IMAGE ABUSE AND WHAT TO DO ABOUT IT
More than one in five young Australians have been affected by image-based abuse.
IT’S NOT JUST REVENGE PORN
Intimate partners or former partners account for only 39 per cent of female victims and 30 per cent of male victims.
“This isn’t just about ‘revenge porn’ – images are being used to control, abuse and humiliate people in ways that go well beyond the ‘relationship gone sour’ scenario.” – RMIT University’s Dr Nicola Henry.
Revenge porn is the sharing of photos by partners or former partners without consent to humiliate the victim but “image-based abuse” can cover threats, other abuses and other kinds of perpetrators.
WHO IS AFFECTED?
RMIT and Monash universities surveyed almost 4300 Australians aged 16 to 49 and found image-based abuse is far more common than previously thought.
* Victims are equally likely to be women (22 per cent) or men (23 per cent).
* 56 per cent of people with a disability and 50 per cent of Indigenous Australians have been victims of image-based abuse.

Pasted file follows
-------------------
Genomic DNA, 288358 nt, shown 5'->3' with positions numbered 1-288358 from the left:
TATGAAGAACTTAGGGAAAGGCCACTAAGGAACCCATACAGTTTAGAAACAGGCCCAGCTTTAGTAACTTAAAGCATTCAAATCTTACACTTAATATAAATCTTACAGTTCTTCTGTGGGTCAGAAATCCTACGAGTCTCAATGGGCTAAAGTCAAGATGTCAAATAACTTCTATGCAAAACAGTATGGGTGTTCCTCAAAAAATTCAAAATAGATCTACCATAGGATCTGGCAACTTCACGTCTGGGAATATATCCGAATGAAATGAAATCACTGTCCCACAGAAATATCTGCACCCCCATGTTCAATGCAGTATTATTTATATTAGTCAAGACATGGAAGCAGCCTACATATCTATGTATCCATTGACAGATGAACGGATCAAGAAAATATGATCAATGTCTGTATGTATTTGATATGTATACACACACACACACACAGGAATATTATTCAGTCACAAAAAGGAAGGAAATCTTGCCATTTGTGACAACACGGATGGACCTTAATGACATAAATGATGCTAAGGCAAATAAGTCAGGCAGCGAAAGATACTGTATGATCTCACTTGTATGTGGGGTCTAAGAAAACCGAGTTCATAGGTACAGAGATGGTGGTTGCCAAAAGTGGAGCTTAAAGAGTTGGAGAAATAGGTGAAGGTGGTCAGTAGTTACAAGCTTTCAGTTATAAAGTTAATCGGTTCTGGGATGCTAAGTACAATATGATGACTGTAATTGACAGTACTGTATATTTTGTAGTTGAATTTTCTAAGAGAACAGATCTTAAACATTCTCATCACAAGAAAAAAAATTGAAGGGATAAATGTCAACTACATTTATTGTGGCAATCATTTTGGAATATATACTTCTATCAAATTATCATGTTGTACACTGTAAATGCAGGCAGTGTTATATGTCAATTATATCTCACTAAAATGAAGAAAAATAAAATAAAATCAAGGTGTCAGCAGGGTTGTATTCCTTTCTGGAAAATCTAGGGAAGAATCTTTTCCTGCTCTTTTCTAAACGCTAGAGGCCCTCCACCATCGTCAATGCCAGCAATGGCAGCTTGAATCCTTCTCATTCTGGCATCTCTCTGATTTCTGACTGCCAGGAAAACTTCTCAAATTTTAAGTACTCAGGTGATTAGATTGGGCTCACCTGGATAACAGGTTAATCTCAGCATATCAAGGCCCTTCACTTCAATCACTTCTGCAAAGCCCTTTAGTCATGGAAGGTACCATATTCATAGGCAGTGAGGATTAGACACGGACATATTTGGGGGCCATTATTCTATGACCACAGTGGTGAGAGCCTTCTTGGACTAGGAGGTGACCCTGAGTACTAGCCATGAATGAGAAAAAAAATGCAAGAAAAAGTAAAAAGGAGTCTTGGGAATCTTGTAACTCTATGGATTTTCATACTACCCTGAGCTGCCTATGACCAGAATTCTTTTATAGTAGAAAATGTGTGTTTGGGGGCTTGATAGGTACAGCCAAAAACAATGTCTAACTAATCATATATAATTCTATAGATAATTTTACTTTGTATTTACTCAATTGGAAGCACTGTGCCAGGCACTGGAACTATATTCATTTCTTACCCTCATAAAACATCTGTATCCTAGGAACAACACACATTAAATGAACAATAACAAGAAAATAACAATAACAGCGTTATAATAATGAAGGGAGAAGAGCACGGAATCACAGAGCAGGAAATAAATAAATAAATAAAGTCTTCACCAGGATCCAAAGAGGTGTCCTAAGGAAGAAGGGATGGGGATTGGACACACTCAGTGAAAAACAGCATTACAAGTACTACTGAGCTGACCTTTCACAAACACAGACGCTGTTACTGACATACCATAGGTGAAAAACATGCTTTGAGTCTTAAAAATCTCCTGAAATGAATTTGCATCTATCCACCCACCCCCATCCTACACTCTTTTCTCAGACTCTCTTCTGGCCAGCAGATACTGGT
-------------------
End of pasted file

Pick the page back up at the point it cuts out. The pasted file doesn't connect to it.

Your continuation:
* Victimisation is higher for lesbian, gay and bisexual Australians (36 per cent).
WHAT’S THE IMPACT?
* The majority of those experiencing “sextortion” – threats to share images – reported high levels of psychological distress, consistent with moderate to severe depression. Almost half feared for their safety.
* Depression and anxiety were also common with victims whose images were distributed or taken without consent.
WHAT CAN YOU DO ABOUT IT?
Tips for victims are on esafety.gov长沙夜网,:
* Report the abuse to authorities.
* Collect evidence such as screenshots and web addresses.
* Seek help and support from friends and counselling services.
* Create a positive digital reputation to help bury the content down the result of search engines.
Sources: esafety.gov长沙夜网,, ABC, RMIT and Monash universities